Aggressive Bellingham Medical Malpractice Attorneys Ready To Fight For You
Bellingham and Whatcom County are home to some of the region’s finest medical institutions, such as Peacehealth, St. Joseph’s Medical Center, and Mary Bridge Children’s Hospital, among others. No place is immune to the dangers of medical malpractice errors, however. In fact, the American Medical Association itself lists medical malpractice as the nation’s third leading cause of death.
A medical malpractice claim arises when you are injured because your doctor or other health care provider harmed you in some way by failing to meet the professional standard of care in your diagnosis and treatment. Typically, to qualify as a medical malpractice claim under the law, the claim must meet each of the following characteristics:
- Violation of the standard of care: Certain medical standards are universally recognized by the medical profession as constituting “acceptable” medical treatment. The law acknowledges these standards. And under the law, these acceptable methods of treatment are generally called the “standard of care.” As a patient, you have the right to expect that the health care professionals who are treating you will provide care that is consistent with those acceptable medical standards. While not all accidents are the result of a violation of the standard of care, many are. Proving that the standard of care has not been met and that the medical professional providing treatment was negligent, is a key element of a medical malpractice claim.
- The negligence caused an injury: To legally make an argument that medical malpractice occurred, in addition to establishing negligence and a violation of the standard of care, the patient must also be able to prove that he or she sustained an injury that would not have occurred but for the negligence. The patient must, in essence, prove that that negligence caused the injury at issue.
- Significant damages resulted from the injury: For the expense and time invested in a case to be worth it, the patient must ultimately be able to show that significant damages were incurred as a result of the injury. These damages can include extensive medical bills, pain and suffering, loss of wages, loss of future earning capacity, and more. But to justify the cost and expense of a suit, damages must be connected to and caused by the injury itself.
Medical malpractice claims can take many forms, and there are many ways in which the standard of care can be violated by medical providers. Some of the more common examples of medical negligence that might lead to a medical malpractice lawsuit include, but are certainly not limited to:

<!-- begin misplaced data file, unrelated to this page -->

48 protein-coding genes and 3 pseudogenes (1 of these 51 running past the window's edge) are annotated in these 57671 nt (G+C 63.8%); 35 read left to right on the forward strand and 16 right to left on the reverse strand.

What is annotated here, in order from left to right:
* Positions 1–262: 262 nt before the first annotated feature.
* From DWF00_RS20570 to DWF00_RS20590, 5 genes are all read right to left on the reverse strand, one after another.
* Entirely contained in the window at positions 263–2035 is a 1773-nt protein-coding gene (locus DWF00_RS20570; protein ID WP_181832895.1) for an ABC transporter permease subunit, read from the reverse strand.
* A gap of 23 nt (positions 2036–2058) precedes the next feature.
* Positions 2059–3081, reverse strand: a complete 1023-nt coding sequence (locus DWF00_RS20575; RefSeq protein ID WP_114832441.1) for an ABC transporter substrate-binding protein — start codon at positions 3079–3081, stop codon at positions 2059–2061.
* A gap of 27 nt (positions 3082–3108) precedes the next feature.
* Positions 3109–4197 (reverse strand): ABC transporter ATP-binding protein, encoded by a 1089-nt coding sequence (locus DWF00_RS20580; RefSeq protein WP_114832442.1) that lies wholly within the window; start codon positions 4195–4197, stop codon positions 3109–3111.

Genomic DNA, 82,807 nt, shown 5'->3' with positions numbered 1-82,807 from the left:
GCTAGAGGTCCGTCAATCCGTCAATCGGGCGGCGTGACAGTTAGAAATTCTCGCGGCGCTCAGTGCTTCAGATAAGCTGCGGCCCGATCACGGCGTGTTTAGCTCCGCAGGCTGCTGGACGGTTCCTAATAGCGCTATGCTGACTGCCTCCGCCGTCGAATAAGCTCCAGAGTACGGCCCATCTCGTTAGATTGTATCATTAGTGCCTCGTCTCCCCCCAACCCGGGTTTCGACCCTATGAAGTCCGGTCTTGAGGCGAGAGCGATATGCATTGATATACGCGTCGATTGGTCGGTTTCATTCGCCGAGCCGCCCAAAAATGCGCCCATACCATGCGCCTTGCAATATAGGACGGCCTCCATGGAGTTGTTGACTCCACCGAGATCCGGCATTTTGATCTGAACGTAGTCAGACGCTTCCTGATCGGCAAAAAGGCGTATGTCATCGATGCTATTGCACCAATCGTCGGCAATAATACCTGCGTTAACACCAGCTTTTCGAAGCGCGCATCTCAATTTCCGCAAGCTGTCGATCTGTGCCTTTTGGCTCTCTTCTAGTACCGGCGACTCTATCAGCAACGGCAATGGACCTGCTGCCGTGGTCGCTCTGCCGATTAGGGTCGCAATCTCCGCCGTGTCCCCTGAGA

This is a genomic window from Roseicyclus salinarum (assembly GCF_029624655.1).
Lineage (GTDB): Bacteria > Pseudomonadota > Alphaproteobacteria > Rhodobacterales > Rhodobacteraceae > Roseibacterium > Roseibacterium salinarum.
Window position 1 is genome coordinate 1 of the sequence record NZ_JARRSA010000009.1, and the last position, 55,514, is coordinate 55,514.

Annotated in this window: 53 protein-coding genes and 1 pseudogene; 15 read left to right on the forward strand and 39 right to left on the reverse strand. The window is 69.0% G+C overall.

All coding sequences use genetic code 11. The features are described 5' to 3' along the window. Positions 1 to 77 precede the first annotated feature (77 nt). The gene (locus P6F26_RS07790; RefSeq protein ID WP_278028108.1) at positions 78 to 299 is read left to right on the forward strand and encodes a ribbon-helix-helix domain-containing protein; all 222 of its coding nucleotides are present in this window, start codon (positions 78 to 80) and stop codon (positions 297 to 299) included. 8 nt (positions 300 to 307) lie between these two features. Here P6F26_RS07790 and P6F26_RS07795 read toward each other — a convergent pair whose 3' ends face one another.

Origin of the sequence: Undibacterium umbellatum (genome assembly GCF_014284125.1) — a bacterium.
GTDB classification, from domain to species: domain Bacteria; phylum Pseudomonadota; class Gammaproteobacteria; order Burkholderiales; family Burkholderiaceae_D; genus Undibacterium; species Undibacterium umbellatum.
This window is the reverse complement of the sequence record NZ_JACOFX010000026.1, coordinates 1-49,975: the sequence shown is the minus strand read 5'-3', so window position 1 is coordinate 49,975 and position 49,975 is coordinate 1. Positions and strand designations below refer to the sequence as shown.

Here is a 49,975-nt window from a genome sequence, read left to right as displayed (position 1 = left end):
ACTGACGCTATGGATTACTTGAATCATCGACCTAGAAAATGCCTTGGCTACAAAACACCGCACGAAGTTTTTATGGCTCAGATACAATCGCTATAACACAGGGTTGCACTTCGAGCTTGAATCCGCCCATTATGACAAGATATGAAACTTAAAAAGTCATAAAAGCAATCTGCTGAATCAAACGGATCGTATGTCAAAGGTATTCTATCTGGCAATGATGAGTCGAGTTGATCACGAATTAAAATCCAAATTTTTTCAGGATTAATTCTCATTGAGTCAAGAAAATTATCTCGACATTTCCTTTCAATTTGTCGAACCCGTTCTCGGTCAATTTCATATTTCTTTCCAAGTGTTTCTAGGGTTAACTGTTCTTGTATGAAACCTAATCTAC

- Failure to diagnose or making a misdiagnosis;
- Failing to order proper and necessary tests;
- Performing a surgery that is ultimately unnecessary;
- Surgical errors or surgery performed on the wrong site;
- Discharging a patient from the hospital too early, leading to further health complications;
- Prescribing improper medication or prescribing an incorrect dosage;
- Negligence in medical follow-up or aftercare;
- Disregarding or not taking an appropriate patient history;
- Either misreading, failing to notice, or ignoring important lab results;
- Failure to recognize key symptoms;
- And more.
If you have had one of these experiences or another medical experience that you believe may constitute medical malpractice, you should consult a skilled Bellingham medical malpractice attorney immediately. Certainly, not every negative medical outcome constitutes malpractice, and not every medical mistake amounts to malpractice. On the other hand, many experiences do. An attorney who understands the law will be able to listen to your circumstances and help you understand what compensation you may potentially be entitled to. The standard of care is determined by medical experts who may testify on your behalf if your case goes to trial. A Bellingham medical malpractice lawyer from Brett McCandlis Brown & Conner PLLC will fight for you, and will passionately pursue your right to compensation if you have suffered an injury at the hands of a medical provider you trusted. Pursuing justice on your behalf is not only our profession – it’s our passion.
Some of the Nuts and Bolts of Washington Medical Malpractice Law
The following is only a brief sample. Washington medical malpractice law is complex and arcane.
The Statute of Limitations
The statute of limitations sets the deadline by which you must either file a lawsuit with a court or forever hold your peace. The basic medical malpractice statute of limitations in Washington is three years from the date of the act – or failure to act – that resulted in harm to the victim. Certain exceptions apply, however:
- The discovery rule: In some cases, you might not even realize that medical error has occurred until years after it is committed. Suppose the doctor left a medical instrument inside your body after surgery, and you didn’t discover it until three years later? The discovery rule will give you one more year to file a lawsuit, starting with the date that you discovered (or should have discovered) the malpractice.
- The victim was a minor (under 18): Special rules apply if the victim was a minor under the age of 18. One of the reasons why is that no one under the age of 18 is permitted to file a lawsuit in Washington. If a child was victimized by medical malpractice at the age of 12 but cannot file a lawsuit until he turns 18, it would not be fair to allow the doctor to have the lawsuit dismissed because the statute of limitations had already expired. Instead, the child’s parent or legal guardian parents or guardians can file a lawsuit on behalf of their child, or the child can file a lawsuit in his name any time between his 18th birthday and his 19th birthday.
- Wrongful death: If the patient dies from medical malpractice, the deadline for filing a wrongful death lawsuit is three years after the victim’s date of death, rather than three years after the malpractice occurred.